"That weekend is the one sure time you knew you were going camping with your dad," said Mr. Mayeux, who grew up in a family of 12. "There's no doubt in my mind, when my son has his son, he's going to bring him squirrel hunting. I can't imagine not having this as part of my life and my children's lives."
Jody Bonnette said it felt "like the seventh game of the World Series" to have his 10-year-old son, Brody, experience his first squirrel hunt. Each shot two on Saturday morning in Avoyelles Parish north of here. Although nobody bagged the daily limit of eight, Mr. Bonnette said: "We got enough to eat tonight. We're O.K. We'll cook, drink a few beers and tell some lies."
Despite the bonhomie of hunting, he said, it stings when outsiders sometimes snicker at the closing of school for the opening of the season.
"These boys learn more about life and the outdoors than they get in two months of school," Mr. Bonnette, manager of Cary's Sporting Goods in Ville Platte, said.
The most expert hunters creep silently among pine, oak, hickory, beech, cypress and pecan trees, looking for gray squirrels and the larger fox squirrels. They often hear the squirrels before they see them and can keenly divine the signs of prey - acorns eaten from the middle, as humans eat Oreo cookies, and stems of pine cones that twirl to the ground like rotors of a helicopter.
Some go to extraordinary lengths to hunt. Mike Murphy, an oil field worker, was so determined to shoot squirrels after undergoing knee surgery in the mid-1980's that he limped into the woods with an aluminum cane. Problem was, he covered the cane in camouflage tape. After crawling into the brush after a fallen squirrel, he could not locate the disguised walking stick until he inadvertently bumped it with the barrel of his gun.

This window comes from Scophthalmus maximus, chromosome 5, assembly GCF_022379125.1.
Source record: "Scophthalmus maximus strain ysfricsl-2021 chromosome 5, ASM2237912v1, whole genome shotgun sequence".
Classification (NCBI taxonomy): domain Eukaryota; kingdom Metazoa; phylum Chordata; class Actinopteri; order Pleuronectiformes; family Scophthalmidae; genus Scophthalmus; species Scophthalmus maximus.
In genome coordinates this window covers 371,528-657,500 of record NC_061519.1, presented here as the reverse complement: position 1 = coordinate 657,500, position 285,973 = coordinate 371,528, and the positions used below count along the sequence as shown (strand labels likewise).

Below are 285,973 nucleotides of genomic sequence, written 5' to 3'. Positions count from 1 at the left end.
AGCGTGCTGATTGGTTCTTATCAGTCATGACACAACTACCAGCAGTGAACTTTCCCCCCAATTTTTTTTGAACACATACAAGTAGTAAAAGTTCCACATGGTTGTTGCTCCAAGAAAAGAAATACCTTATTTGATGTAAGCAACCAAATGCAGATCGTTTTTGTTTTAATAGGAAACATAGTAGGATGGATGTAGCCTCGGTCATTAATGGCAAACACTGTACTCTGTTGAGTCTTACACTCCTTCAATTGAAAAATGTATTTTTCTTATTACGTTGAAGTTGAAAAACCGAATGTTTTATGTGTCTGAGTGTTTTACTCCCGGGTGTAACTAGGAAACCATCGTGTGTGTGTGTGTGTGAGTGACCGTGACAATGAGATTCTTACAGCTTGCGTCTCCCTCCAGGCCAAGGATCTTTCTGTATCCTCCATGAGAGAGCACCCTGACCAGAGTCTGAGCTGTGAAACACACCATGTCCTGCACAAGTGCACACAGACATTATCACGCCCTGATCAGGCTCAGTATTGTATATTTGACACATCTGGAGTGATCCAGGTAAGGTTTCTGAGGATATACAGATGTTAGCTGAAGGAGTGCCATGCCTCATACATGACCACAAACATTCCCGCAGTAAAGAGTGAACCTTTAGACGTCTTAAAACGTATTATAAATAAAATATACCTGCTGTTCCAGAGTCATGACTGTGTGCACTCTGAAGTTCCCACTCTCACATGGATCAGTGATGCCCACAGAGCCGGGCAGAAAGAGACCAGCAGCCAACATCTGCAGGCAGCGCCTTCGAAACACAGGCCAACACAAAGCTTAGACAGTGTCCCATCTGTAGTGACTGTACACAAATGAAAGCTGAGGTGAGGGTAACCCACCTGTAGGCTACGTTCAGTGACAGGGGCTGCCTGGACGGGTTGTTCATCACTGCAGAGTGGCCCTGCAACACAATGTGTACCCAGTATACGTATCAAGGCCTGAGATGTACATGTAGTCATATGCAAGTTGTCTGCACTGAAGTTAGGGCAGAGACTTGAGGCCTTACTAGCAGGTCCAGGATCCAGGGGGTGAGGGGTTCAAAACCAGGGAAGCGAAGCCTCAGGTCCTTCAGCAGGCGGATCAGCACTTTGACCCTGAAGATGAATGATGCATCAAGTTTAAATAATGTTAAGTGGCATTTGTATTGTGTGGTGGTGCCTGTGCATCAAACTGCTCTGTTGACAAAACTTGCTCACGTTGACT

Many hunted two years ago, even after Hurricane Lilly knocked out power to the area for several days. Construction workers from Evangeline Parish moved to Atlanta when the oil economy went bust here in the 1980's; nostalgic for hunting season back home, some began trapping squirrels in a campground.
"Five or six, enough to make a sauce," Tim Fontenot, a physical therapist, said. "Everybody loves to cook a sauce here. Turtle, rabbit, squirrel. If E.T. came to Louisiana, he'd be in a sauce, too."
Until the late 1970's or early 1980's, Evangeline Parish kept its schools open a full day on the Friday before squirrel season opened. But many students were absent, and costs for substitute teachers soared.
"Finally, we said, 'Why beat our heads against the wall?' and it became one of our holidays," Andrew Ducote, the principal at Sacred Heart High, said.
Playing football on Friday would have been futile, too. "We would have had no fans, no coaches, no players, no water boys," Elton Williams, the coach at Ville Platte High, said.
In 2000, Port Barre High, a state football power in neighboring St. Landry Parish, forced Sacred Heart to play there on the Friday night before squirrel season started, apparently believing few fans would show up to support the visitors, Mr. Fontenot said. To the contrary, Sacred Heart fans not only went, but also blew airhorns to intimidate the home team, and the Trojans beat Port Barre for the first time in 17 years, he said.